In other words: almost nothing has changed on the Kona Sutra between 2013 and 2014.
Except for the rows highlighted in orange and green. Let’s take a closer look at the ones in green, highlighted as such because they represent upgrades over the 2013 model:
- There’s an extra frame size for 2014 — 47cm; addressing recent revelations that small people go touring too.
- The pannier racks have been changed for models from Blackburn’s range — most significantly the front rack for the well-established FL1 low-rider, but also the rear rack for Blackburn’s TRX‑1 Ultimate Touring Rack. Since the old front rack was arguably the 2013 Sutra’s biggest weakness, this sounds like a welcome upgrade, though I cannot yet speak from experience. Pannier compatibility with the FL1 seems to be a topic of ongoing discussion, but it’s worth noting that this kind of fettling does come with the territory.
Which just leaves the Sutra 2014’s new frame as the sole remaining point of discussion.
At which point, since I haven’t yet ridden it myself, I’d like to hand over to the guy who actually designed the bike. Here’s his email to me last week:
“One of the biggest pieces of feedback we received regarding the previous iterations of the Sutra had to do with the tire clearance. On the previous models it was relatively limited. Moving to the Rove frame allows the user to run 40C tires with fenders which is much better suited for loaded touring in our opinion. The bike comes stock with the same Conti 32C tires which are a good compromise between traction, puncture resistance and rolling resistance. The ability to run 40C tires can’t be understated though, especially as the weight of the rider/gear increases.
“The slightly higher bottom bracket could be viewed as a detraction by some users. I can say that for my purposes the bike rides very well with a load in excess of 50lbs front/rear. I’ve gone on two week trips with my better half (I end up carrying the weight) and have not felt any speed wobble or instability when the bike is loaded down.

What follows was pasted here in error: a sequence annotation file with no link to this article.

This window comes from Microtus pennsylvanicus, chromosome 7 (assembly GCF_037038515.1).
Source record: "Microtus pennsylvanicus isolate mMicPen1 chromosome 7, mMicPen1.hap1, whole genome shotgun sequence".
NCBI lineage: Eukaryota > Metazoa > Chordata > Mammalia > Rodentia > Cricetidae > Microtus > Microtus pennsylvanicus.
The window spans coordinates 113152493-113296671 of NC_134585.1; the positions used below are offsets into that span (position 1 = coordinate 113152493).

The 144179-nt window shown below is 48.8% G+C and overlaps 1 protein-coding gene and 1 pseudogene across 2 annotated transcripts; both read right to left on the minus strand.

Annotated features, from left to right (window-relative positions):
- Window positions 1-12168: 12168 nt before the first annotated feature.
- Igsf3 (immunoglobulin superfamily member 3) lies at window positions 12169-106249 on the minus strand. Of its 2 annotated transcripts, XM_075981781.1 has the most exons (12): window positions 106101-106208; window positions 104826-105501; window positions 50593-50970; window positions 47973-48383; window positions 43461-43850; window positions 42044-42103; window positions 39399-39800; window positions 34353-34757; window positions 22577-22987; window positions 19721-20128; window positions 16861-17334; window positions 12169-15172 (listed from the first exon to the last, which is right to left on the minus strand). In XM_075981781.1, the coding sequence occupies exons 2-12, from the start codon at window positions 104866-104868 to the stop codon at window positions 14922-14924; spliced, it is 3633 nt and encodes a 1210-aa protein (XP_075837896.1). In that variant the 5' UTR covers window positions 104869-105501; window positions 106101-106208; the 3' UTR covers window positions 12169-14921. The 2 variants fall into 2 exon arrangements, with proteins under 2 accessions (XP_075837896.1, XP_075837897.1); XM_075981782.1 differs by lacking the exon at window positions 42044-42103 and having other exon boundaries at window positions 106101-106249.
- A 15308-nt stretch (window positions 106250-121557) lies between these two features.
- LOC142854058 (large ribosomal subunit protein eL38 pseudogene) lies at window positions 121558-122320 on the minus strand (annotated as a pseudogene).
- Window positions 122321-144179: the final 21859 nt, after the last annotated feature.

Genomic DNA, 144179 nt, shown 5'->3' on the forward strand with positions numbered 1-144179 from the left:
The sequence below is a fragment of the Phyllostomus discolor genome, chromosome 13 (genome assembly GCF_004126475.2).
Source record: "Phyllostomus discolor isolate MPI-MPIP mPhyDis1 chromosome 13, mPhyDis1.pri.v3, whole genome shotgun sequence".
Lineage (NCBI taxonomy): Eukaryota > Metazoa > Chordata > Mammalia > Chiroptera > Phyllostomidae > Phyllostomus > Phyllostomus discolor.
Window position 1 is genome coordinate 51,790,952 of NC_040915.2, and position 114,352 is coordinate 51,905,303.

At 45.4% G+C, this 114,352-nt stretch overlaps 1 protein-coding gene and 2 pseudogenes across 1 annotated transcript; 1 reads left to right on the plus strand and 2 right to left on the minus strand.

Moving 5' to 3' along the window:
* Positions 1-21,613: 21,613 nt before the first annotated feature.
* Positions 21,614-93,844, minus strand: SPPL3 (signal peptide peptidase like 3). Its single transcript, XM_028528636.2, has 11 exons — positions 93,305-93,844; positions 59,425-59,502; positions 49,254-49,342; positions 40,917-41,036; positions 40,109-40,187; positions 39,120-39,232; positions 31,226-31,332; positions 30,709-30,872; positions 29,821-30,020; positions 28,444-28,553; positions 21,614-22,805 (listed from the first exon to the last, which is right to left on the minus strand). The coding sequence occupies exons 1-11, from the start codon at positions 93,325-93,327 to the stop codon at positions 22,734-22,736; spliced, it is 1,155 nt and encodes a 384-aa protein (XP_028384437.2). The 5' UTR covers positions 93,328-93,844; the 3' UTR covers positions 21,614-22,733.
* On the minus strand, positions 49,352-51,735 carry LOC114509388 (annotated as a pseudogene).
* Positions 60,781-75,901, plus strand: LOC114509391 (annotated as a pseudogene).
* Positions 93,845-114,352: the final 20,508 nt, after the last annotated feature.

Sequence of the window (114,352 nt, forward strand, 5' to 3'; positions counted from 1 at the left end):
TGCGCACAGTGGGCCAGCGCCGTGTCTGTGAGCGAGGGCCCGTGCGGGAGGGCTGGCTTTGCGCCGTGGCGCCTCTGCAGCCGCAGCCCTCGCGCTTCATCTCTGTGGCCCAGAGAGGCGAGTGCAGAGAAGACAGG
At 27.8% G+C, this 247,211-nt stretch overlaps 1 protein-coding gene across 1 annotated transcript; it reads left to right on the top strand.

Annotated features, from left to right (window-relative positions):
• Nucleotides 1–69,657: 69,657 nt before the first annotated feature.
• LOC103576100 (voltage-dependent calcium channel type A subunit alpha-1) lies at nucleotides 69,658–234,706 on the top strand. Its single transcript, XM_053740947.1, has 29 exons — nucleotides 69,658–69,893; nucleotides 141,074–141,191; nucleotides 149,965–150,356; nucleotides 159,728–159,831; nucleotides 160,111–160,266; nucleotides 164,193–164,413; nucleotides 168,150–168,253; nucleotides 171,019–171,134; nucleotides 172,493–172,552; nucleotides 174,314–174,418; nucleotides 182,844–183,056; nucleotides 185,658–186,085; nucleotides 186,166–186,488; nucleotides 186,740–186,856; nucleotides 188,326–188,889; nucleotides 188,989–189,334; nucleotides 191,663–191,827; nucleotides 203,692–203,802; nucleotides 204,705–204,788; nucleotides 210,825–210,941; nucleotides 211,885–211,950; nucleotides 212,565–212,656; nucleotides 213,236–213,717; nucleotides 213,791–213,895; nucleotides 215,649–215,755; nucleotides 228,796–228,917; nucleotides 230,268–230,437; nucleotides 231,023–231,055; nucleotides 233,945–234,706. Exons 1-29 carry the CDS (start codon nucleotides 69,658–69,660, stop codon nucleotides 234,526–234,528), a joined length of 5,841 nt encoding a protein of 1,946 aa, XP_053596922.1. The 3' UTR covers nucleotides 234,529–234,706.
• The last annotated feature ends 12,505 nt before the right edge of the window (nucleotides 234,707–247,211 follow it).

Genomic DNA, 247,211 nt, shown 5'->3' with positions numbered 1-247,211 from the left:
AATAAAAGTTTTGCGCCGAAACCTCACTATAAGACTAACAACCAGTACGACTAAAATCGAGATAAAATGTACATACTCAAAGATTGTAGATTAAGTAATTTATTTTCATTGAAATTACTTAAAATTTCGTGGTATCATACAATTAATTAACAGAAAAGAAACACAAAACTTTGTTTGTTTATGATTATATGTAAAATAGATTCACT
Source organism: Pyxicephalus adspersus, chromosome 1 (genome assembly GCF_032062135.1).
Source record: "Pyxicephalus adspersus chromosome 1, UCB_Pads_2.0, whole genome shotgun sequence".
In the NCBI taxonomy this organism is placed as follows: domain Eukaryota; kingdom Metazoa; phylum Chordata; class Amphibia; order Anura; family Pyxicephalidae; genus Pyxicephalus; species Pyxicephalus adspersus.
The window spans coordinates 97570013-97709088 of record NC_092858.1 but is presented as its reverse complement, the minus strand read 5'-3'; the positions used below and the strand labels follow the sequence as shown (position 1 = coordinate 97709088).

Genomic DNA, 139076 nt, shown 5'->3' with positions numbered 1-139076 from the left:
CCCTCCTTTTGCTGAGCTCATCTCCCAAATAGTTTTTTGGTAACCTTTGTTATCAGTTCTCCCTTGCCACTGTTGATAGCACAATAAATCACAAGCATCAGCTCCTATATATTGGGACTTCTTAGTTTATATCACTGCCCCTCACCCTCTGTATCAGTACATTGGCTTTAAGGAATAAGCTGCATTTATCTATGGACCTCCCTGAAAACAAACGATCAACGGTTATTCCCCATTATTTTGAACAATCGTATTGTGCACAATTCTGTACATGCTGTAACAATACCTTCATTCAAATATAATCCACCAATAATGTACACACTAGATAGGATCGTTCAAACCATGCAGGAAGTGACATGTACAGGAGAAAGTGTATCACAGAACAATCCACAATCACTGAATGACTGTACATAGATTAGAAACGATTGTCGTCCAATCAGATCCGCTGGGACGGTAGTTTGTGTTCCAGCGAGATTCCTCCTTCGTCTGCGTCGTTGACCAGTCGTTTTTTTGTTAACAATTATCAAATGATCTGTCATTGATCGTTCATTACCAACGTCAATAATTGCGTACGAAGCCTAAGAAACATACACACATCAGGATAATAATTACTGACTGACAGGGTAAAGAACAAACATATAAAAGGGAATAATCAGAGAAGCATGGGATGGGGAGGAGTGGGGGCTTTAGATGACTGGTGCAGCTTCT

“The most notable boon to the change in frame geometry comes when the bike has no weight on it. It behaves much like a well-balanced and stable cyclocross bike. Slightly quicker handling and more fun on singletrack/gravel than the Sutra of yore. The increased dimensions of the HT [head tube] (44mm ZS) also contribute to the stability and precision of the frame. When loaded on the front there is significantly less flex from the HT/Fork interface.”
My take? Firstly, let’s remember that Kona have a hard-earned (and well-earned) reputation for thoughtful and sometimes eccentric bike design. They have that reputation to defend, and so they won’t take bike design decisions lightly, especially given the Sutra’s booming popularity.
And so it seems that the 2014 Sutra has simply developed into a touring bike that’ll come into its own when heading off on unsealed roads — off the beaten track. And while it might look at a glance like a rather different bike, it really isn’t, as we can see above.
The 2013 Sutra was a world-class road tourer that was built sturdily enough to be taken off-road (as I did in the Californian Lost Coast last year).
For 2014, I’d speculate that Kona have taken the Sutra a step further towards a more exploratory style of touring, focussing specifically on improving the performance of the bike under off-road circumstances, with a better-suited frame geometry and with increased tyre clearance for fatter expedition tyres.
The jury is still out. But regardless of what happens when I get one to take out for a spin, I have no doubt that the new Sutra remains a quality bike built for adventurous bicycle travellers by an experienced bunch of bike builders, and that — changes aside — it will continue to take you wherever you wish to ride it, which, let’s face it, is a rather more important consideration.